Posted by rhondascooking on November 29, 2010
My doctor asked me to take an ultrasound guided biopsy due to the discovery of a nodule in my right lobe. Because I didn’t know much about this procedure at that time, I had no idea that this test could not be done in a lab, but instead it had to be done at a hospital as out patient surgery! WOW, it’s just a test, right? Well, after going through this test, it really is more than just a test. An ultrasound guided biopsy is a technique that is performed with a fine needle and guided by ultrasound–is is called guided FNA (Fine Needle Aspiration). When this test is performed, the goal is to analyze any nodules and to withdraw cells to determine whether they are cancerous or not.
How does the FNA biopsy work?
Under conscious sedation or basic numbing medicine, a fine needle is inserted in your throat, directly into the nodule, which is located in the thyroid. An ultrasound device is used to determine the location of the nodule so that the doctor will find the exact location of the nodule. Then cells are extracted and placed on a slide for evaluations.
(NOTE: Because I did not have anyone to drive me home in the middle of the day, and the fact that I spoke with a nurse a few days prior about what to except, I decided to not have conscious sedation done. Instead I decided to treat this process as if I was at the dentist office having a root canal done! There is very little to no pain!)
How to prepare for the FNA biopsy?
- Work with your doctor to find a hospital (or clinic) that does this sort of biopsy and then schedule the appointment.
- Find out from the hospital scheduler/nurse all of the required documentations/tests that are needed prior to the biopsy. Ask the following questions:
Is additional blood work required?
Do I need to bring a copy of the ultrasound film?
Do I need to fast prior to the biopsy?
How long will the procedure take?
What numbing procedure is used for this biospy–basic numbing medicine or conscious sedation?
Will I be immediately released after the procedure or will I be monitored for an hour or so?
When will I be able to eat?
Will there be any soreness?
- Follow out patient instructions after the biopsy.
Posted in Health, Thyroid | Tagged: Fine Needle Aspiration, hyperthyroidsim, hypothyroidism, Thyroid, thyroid biopsy, thyroid cancer | 4 Comments »
Posted by rhondascooking on November 27, 2010
In addition to eating a healthy, balanced nutritious diet, taking the proper amount of vitamins and minerals are also equally important. In fact, vitamins and minerals work with nutrients to help the body function properly such as converting carbohydrates, fats and proteins produce energy. There are many vitamins and minerals with different purposes and it is important to at least take a multivitamin to meet the recommended daily amount. Vitamin D is important for both men and women because it helps deposit calcium in ones bones and protects against bone disease. As people age, after age fifty, the need for Vitamin D doubles!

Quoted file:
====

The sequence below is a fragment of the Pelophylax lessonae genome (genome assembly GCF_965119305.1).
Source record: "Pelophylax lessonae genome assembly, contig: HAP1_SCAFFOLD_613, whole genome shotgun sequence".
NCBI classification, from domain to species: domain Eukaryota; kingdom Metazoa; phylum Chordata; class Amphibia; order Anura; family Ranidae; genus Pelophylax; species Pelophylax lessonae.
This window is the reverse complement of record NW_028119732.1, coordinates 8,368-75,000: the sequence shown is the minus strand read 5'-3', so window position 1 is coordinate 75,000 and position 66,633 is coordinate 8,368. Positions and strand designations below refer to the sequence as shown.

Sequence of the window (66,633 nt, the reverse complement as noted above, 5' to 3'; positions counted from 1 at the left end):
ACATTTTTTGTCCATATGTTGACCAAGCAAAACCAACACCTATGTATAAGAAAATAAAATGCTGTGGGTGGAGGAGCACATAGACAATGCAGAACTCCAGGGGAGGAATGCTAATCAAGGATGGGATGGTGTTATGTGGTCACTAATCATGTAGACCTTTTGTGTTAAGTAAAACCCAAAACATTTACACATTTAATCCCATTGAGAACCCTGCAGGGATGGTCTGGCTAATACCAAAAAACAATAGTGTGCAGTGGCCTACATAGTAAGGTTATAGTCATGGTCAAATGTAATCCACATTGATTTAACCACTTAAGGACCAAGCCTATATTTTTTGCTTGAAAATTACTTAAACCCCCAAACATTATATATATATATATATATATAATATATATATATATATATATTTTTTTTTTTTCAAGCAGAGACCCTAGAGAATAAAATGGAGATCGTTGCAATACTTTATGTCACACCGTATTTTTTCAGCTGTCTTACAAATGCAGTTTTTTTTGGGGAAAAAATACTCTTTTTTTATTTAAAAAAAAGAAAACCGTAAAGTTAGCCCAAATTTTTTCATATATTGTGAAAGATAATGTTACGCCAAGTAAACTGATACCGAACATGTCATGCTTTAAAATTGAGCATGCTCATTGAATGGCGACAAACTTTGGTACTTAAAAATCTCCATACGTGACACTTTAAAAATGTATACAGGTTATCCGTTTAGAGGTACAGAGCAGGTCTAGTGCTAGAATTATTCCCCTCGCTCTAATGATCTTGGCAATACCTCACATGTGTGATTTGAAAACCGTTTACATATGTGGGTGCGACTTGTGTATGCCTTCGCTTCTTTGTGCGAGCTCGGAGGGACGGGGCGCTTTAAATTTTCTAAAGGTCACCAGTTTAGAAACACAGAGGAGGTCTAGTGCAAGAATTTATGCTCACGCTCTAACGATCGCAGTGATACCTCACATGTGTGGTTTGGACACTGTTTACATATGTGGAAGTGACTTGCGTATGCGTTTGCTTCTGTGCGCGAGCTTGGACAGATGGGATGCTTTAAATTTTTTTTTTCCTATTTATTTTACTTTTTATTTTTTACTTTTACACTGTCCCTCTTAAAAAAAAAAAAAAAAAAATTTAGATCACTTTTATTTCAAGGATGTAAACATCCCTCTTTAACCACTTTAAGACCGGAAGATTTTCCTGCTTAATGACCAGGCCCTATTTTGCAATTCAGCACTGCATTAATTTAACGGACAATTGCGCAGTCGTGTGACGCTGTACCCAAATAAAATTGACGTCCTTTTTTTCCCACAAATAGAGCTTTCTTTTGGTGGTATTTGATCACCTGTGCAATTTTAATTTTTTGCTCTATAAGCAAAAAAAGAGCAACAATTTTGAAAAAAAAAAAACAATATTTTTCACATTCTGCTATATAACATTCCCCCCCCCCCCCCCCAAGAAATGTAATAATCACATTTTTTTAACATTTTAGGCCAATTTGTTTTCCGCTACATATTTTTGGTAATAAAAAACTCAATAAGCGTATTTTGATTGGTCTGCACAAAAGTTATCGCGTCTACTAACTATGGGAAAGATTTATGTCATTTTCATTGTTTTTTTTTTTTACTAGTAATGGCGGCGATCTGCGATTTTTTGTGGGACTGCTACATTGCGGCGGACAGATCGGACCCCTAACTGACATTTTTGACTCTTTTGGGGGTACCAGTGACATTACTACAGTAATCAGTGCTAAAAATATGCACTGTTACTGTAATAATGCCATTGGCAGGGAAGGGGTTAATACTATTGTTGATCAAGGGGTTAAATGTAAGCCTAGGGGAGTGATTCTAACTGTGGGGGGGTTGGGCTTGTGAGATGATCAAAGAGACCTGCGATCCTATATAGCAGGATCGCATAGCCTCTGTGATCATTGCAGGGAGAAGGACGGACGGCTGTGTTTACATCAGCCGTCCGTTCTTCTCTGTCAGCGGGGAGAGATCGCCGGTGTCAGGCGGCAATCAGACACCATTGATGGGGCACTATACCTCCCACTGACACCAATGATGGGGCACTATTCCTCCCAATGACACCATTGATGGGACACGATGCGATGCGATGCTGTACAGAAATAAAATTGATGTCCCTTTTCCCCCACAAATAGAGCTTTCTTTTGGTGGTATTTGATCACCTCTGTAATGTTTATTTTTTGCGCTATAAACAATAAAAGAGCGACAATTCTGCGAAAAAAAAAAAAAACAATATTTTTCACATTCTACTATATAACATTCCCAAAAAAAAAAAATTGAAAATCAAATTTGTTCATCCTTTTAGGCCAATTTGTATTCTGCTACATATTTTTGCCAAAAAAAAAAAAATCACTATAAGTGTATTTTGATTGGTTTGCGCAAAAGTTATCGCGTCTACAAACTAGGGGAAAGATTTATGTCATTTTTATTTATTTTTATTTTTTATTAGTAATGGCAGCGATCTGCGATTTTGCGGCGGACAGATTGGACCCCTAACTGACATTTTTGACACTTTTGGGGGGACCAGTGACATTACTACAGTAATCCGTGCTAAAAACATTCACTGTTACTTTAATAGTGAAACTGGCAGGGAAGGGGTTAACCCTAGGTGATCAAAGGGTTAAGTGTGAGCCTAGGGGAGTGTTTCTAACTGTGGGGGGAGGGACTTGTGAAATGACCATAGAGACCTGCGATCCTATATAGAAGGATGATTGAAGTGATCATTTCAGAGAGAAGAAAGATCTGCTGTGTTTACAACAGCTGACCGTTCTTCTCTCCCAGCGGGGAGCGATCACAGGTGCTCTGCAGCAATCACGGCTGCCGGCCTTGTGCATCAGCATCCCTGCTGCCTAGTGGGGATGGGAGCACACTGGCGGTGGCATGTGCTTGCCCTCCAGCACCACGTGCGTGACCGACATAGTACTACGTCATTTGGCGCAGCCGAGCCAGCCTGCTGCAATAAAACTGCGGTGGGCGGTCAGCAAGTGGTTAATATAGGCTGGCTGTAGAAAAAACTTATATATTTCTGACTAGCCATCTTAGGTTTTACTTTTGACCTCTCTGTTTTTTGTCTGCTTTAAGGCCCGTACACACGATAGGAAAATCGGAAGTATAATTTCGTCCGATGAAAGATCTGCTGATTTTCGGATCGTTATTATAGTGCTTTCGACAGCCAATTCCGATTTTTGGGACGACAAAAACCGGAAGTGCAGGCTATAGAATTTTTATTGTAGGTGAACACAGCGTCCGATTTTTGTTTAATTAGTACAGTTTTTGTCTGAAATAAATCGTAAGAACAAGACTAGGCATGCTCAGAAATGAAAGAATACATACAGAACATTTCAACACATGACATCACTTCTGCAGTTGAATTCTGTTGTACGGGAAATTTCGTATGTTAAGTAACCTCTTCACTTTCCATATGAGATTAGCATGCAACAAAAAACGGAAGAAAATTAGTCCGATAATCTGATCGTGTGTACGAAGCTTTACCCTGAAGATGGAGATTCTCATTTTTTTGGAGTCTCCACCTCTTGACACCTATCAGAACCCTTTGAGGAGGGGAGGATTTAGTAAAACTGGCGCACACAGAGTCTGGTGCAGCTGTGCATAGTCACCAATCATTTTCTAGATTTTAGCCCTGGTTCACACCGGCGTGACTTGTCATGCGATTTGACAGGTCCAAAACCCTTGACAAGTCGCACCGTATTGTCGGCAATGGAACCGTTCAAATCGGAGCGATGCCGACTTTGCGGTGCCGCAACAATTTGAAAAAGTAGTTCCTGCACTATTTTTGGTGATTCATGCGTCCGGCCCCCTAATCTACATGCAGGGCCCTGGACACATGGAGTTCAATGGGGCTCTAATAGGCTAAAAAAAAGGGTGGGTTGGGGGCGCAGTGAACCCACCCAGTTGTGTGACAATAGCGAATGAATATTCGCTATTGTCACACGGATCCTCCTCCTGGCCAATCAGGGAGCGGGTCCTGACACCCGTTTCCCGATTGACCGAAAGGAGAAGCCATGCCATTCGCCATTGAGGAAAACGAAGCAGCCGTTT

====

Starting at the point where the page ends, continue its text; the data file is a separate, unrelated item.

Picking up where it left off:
Vitamin D is also important for people who struggle with thyroid disease. After speaking with my doctor about my thyroid issues (not functioning properly), she ordered an exam to determine my Vitamin D and magnesium levels. She indicated that there had been studies performed that indicated that Vitamin D is necessary for many thyroid patients, especially those diagnosed with hypothyroid disease…like myself! Moreover, according to Mary Shomon, author of Living Well with Hypothyroidism”, Vitamin D appears to be necessary in order for the pituitary gland to produce thyroid hormone, as well as in supporting the enzyme to convert T4 (inactive thyroid hormone) into T3 (the active type).
After reviewing the test results with my doctor, I learned that I was in fact deficient in Vitamin D! I had forgotten that in 2005 I stopped drinking milk and consuming many of the foods that had Vitamin D. Thank goodness for good doctors! Immediately, she gave me Vitamin D liquid drops, as well as tweaked my compounded thyroid medication. Within a month, my hormones started bouncing back into place!! I was in shock; I was beginning to feel normal again!
How much Vitamin D do you need?
Birth to Age 50: 200 IUs
Ages 51 – 69: 400 IUs
Age 70 and up: 600 IUs
Where can you get Vitamin D? Salmon, tuna, fortified foods such as milk, juice, whole grain breakfast cereals, supplements, etc. Also, Vitamin D is made by the body after sunlight hits the skin, but one should limit this exposure time to about 10 to 15 minutes twice weekly. (NOTE: If you’re vegan like myself, I recommend that you purchase the Vitamin D liquid drops and speak with your healthy practitioner regarding the appropriate dosage amount for you.)
 Duyff, Roberta Larson. Complete Food and Nutrition Guide. John Wiley & Sons, Inc.: New Jersey. 2006.
 Shomon, Mary J. Living Well With Hypothyroidism. HarperCollins Publishers, Inc.: New York. 2000.
Posted in Health, Thyroid | Tagged: calcium, hypothyroid, hypothyroidism, mary shomon, Thyroid, vitamin d | Leave a Comment »
Posted by rhondascooking on November 23, 2010
The list of places/locations where you can find the latest hottest cookbook on the market is growing! If you do not have this cookbook on your bookshelf, and in your kitchen, then you MUST get it NOW! This book is great for anyone with joint problems due to arthritis, thyroid disease, high cholesterol, high blood pressure, food allergies, etc.!
Here’s where you can purchase your copy today!
- Rhonda’s Cooking Website (www.rhondascooking.com)
- Changing Hands Bookstore: 6428 S. McClintok Dr., Tempe, AZ 85283 (McClintok/Guadalupe)
- Healthy Habit Health Foods: 6029 N. 7th Street, Phoenix, AZ 85014 (Bethany Home Road/7th St.)
- Urban Tea Loft: 11 W. Boston St., Suite #2, Historic Downtown Chanderl, Chandler, AZ 85225
- Gluten Free Country Store: 3345 S. Val Vista Rd., Ste. 101, Gilbert, AZ 85297
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